Do we need government intervention to rein in kids’ tech addiction?
California lawmakers introduced a bill that would restrict and, in some cases, ban the possession and use of smartphones during school hours. Assembly Bill 272 , proposed by 66th District Assemblyman Al Muratsuchi (D) on Tuesday, would require the state’s schools to adopt policies that monitor and limit phone use, even during school-sponsored activities.
“There is growing evidence that unrestricted use of smartphones by pupils at elementary and secondary schools during the school day interferes with the educational mission of the schools, lowers pupil performance, particularly among low-achieving pupils, promotes cyberbullying, and contributes to an increase in teenage anxiety, depression, and suicide,” reads the bill.
The LA Times notes that similar procedures are already in place at a district level. The Palos Verdes Peninsula Unified School Board, for example, instituted a policy in which all children in grades K-5 must keep their phones off during school hours, while older students must obtain teacher approval to keep theirs on.
France, meanwhile, adopted a nationwide smartphone ban in all elementary and middle schools last year. It also included all internet-connected devices, such as tablets. Ontario, Canada is also considering a ban on use in schools.
The newly introduced California bill highlights a 2015 study that analyzed the effects of smartphones on children’s education. The London School of Economics found that test scores improved significantly at schools that banned mobile phone use, and that “the most significant gains in pupil performance were made by the most disadvantaged and underachieving pupils.” Banning phones reportedly adds up to the academic equivalent of an extra week of school.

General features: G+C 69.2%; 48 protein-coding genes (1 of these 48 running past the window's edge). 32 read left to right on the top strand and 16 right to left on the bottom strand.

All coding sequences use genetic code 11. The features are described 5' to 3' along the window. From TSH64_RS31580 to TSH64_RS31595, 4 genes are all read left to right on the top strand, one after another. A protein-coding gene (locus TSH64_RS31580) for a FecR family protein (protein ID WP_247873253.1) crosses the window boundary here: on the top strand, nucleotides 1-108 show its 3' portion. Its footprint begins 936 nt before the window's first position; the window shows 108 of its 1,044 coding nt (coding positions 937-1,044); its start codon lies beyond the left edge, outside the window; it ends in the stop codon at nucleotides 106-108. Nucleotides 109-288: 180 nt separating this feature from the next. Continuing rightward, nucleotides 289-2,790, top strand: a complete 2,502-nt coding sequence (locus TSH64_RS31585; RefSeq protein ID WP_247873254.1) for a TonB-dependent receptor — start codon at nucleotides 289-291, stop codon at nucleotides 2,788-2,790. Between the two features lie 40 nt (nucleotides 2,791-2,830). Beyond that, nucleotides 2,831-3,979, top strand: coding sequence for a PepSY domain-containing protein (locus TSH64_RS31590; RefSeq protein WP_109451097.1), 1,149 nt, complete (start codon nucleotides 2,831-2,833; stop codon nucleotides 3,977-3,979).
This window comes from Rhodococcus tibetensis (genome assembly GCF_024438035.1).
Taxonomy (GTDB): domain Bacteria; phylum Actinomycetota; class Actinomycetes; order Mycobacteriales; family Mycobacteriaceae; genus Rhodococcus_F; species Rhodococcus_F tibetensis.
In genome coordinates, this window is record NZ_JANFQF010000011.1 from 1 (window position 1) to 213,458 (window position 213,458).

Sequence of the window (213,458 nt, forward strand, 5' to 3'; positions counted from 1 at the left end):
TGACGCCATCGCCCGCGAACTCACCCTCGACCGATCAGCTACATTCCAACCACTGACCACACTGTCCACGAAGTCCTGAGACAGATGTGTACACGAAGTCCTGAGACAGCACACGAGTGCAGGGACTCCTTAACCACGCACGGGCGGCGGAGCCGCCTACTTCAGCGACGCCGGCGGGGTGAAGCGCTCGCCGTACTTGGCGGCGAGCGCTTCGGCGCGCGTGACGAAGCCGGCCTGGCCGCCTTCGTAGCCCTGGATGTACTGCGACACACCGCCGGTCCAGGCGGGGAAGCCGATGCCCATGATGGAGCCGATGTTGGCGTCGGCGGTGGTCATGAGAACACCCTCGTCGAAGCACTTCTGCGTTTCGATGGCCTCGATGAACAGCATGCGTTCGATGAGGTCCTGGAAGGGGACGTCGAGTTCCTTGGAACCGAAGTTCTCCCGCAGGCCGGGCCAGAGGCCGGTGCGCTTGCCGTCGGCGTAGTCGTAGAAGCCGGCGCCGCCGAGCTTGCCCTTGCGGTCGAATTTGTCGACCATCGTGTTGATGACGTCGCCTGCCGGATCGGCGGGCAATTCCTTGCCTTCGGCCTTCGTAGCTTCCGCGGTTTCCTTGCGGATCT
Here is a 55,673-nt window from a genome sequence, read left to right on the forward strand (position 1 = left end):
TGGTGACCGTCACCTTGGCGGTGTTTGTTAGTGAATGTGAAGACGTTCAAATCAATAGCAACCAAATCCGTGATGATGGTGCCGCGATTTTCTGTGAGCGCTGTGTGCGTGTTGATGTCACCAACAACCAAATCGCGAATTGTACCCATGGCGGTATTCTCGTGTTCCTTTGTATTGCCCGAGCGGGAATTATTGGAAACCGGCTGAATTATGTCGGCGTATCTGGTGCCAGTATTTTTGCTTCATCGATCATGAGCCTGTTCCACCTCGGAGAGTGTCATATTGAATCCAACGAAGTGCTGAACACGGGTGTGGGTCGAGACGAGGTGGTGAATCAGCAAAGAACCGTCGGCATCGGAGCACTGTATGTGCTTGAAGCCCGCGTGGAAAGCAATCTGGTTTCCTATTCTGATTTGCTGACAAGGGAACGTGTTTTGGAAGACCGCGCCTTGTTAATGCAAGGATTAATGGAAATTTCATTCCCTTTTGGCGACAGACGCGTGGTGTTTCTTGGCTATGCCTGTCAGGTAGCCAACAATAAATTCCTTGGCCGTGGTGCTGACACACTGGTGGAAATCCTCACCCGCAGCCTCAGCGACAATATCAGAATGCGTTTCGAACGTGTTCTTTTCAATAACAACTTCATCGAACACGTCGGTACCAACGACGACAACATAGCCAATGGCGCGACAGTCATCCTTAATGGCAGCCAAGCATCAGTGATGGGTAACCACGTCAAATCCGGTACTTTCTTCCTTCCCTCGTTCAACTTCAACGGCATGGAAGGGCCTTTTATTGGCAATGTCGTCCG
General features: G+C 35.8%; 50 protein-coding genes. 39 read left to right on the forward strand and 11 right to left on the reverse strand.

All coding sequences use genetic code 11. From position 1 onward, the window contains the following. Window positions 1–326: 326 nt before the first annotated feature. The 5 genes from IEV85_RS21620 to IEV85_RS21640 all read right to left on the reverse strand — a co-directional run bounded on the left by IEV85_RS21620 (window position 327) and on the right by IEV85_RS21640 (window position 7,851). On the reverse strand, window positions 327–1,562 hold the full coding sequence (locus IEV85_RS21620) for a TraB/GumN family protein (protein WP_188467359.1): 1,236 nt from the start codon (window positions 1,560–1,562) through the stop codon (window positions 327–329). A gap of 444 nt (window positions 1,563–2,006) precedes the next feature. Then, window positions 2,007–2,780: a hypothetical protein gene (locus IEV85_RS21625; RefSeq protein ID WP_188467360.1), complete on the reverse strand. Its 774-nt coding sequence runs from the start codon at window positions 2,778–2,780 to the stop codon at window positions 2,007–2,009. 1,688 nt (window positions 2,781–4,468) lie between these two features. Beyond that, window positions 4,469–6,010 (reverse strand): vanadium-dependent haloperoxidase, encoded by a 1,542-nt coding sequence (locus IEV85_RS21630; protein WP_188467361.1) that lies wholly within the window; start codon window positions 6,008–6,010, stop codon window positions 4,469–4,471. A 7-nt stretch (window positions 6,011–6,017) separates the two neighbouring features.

The potential harm of children’s tech use has been an ongoing concern for experts, as experts wonder what limits should–and realistically can–be set. In her book, The Art of Screen Time, Fast Company alum Anya Kamenetz cited a 2011 survey of 9,000 preschoolers (3- to 5-year-olds) that found that young kids spend about four hours a day in the company of (all types of) screens.
In a Fast Company survey of 400 parents, only a mere 1% expressed “no concerns” about their kids’ use of tech. The rest harbored fears that their children were becoming addicted to screens and developing a shortened attention span.
They have reason to be concerned: A 2016 survey from Common Sense Media found that 78% of teenagers check their devices at least hourly, and half said that they thought they were indeed addicted to their phones. Three out of four American teens own an iPhone.
Meanwhile, researchers believe such rampant use is linked to psychological issues. Dr. Jean Twenge, professor of psychology at San Diego State University and author of iGen, argues there’s evidence that screen time and social media use leads to increased depression among American teens. As cited in the bill, 8th-grade students who spend 10 or more hours per week on social media are 56% more likely to describe themselves as unhappy compared to those who devote less time online.